During World War I McKay, who strongly identified with Great Britain, served as an officer aboard the St George, a Royal Navy hospital ship stationed in the English Channel. On 18 Sept. 1915 he risked his life to rescue a soldier who had attempted to commit suicide by drowning. After the war McKay resumed his journalistic career and worked in Halifax, Paris, Saint John, Quebec City, Montreal, and finally Ottawa, while writing for such publications as the Canadian Railroad Employees’ Monthly in the 1920s and the Canadian Unionist in the 1930s.
A typical McKay analysis would take a concrete issue, such as the collapse of the wheat economy, and then contextualize it within decades-long or even centuries-long patterns of human development. His writings on the Great Depression probed the limitations of utopian solutions to the crisis; in 1930, for example, he wrote scathingly in the Canadian Unionist that Communist Party manifestoes were issued “as if they were messages from heaven endowed with the power of suddenly converting the workers to a full understanding of the need for social revolution.” He believed that socialism, “a natural product,” needed to “pass through the phases of infancy and youth in order to attain a mature development.” Although he drew upon Spencer and Marx more explicitly than most labour intellectuals of his era, McKay was not unusual in searching for a class-based democratic alternative to the existing order. At one time convinced that a radical Christianity held the key to working-class emancipation, by the 1930s he had come to place his faith in industrial unionism and, somewhat hesitantly, the newly established Co-operative Commonwealth Federation, led by James Shaver Woodsworth*. McKay hoped that, with the help of Marxists such as himself, the CCF would overcome what he saw as its predilection for muddle-headed eclecticism and moderate reformist solutions and realize the importance of educating workers in socialism.
A self-taught theorist who kept a day job as a journalist while often working long into the night to absorb recent works in social science and philosophy, Colin McKay was a brilliant synthesizer and an exponent of a form of socialism that was founded upon social-evolutionary theory. In his many articles and in his steadfast commitment to labour and leftist movements, he demonstrated that within the life-threatening and soul-deadening world of capitalism it is possible to reason, and to live, differently. A bachelor whom the Ottawa Evening Journal eulogized as a “lone wolf” who had “lived on his own spiritual and intellectual resources, content with his own company and the companionship of his books,” McKay had no descendants, but he left an intellectual legacy that influences radicals to this day.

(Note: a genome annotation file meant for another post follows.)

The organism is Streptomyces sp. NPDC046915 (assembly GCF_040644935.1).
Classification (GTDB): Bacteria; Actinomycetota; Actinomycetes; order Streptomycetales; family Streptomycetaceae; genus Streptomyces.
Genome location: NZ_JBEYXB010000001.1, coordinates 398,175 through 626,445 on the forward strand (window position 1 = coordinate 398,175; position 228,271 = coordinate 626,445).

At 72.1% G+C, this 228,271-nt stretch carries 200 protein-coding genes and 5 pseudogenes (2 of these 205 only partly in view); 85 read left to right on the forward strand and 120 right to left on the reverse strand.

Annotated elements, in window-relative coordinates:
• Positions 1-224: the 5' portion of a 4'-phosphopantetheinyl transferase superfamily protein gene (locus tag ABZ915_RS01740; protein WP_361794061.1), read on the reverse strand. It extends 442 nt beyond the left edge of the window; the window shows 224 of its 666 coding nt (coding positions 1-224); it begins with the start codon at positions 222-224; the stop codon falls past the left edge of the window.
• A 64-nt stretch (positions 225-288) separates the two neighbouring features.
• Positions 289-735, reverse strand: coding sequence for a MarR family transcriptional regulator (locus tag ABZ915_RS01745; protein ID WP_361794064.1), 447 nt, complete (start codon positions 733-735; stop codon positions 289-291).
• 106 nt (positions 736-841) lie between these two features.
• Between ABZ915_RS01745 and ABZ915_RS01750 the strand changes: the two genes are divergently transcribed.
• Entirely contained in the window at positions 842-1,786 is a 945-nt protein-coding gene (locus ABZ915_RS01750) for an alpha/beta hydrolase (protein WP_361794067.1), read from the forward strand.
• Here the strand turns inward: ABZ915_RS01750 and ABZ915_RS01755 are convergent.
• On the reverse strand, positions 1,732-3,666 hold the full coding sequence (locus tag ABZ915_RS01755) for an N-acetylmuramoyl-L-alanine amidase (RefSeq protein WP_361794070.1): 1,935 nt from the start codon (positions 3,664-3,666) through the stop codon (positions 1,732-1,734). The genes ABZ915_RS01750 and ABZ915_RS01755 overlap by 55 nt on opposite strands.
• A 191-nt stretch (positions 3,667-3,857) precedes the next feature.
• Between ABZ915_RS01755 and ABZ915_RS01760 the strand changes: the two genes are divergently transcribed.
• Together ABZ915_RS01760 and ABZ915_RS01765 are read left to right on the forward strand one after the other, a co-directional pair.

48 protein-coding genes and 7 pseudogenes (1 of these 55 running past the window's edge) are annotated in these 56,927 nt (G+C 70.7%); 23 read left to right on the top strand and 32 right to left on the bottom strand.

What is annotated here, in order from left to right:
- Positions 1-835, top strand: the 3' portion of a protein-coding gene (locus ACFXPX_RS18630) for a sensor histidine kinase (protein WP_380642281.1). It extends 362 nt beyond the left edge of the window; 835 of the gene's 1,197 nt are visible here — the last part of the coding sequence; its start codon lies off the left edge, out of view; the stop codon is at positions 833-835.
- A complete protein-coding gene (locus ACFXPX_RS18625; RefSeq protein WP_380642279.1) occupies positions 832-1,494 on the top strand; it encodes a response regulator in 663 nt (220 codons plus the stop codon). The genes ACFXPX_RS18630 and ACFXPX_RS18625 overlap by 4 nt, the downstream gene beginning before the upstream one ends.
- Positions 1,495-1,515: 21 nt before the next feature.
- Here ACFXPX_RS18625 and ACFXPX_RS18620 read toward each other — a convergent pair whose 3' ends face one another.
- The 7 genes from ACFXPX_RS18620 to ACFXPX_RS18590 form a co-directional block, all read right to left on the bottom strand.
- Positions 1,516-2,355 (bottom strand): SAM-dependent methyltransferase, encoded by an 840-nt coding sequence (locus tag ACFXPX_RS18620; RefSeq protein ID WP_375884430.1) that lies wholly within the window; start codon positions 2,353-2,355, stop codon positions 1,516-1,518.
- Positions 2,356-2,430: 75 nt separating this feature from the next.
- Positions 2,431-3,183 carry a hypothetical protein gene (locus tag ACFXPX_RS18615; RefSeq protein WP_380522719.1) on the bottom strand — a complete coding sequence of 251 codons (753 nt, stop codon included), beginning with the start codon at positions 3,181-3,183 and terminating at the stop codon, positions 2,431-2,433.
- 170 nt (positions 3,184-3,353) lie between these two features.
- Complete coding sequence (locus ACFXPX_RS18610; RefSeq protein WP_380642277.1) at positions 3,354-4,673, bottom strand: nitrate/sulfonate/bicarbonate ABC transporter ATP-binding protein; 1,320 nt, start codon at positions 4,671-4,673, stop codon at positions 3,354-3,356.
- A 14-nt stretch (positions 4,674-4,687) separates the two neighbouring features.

There is no comprehensive list of Colin Campbell McKay’s publications, but two collections of his writings exist: For a working-class culture in Canada: a selection of Colin McKay’s writings on sociology and political economy, 1897–1939, ed. Ian McKay, researched and intro. Lewis Jackson and Ian McKay (St John’s, 1996); and Windjammers & Bluenose sailors: stories of the sea, comp. Lewis Jackson and Ian McKay (Lockeport, N.S., 1993).
Eastern Labor News (Moncton, N.B.), 8 Nov. 1913. Ottawa Evening Journal, 14 Feb. 1939. “The camp-fire: a meeting-place for readers, writers and adventurers,” Adventure (New York), 6, no.2 (June 1913): 2016–17. Peter Campbell, Canadian Marxists and the search for a third way (Montreal and Kingston, Ont., 1999). Ian McKay, “Of Karl Marx and the Bluenose: Colin Campbell McKay and the legacy of maritime socialism,” Acadiensis, 27 (1997–98), no.2: 3–25; Reasoning otherwise: leftists and the people’s enlightenment in Canada, 1890–1920 (Toronto, 2008). Ian McKay and Lewis Jackson, “Colin Campbell McKay of Nova Scotia,” in [C. C. McKay], For a working-class culture in Canada ….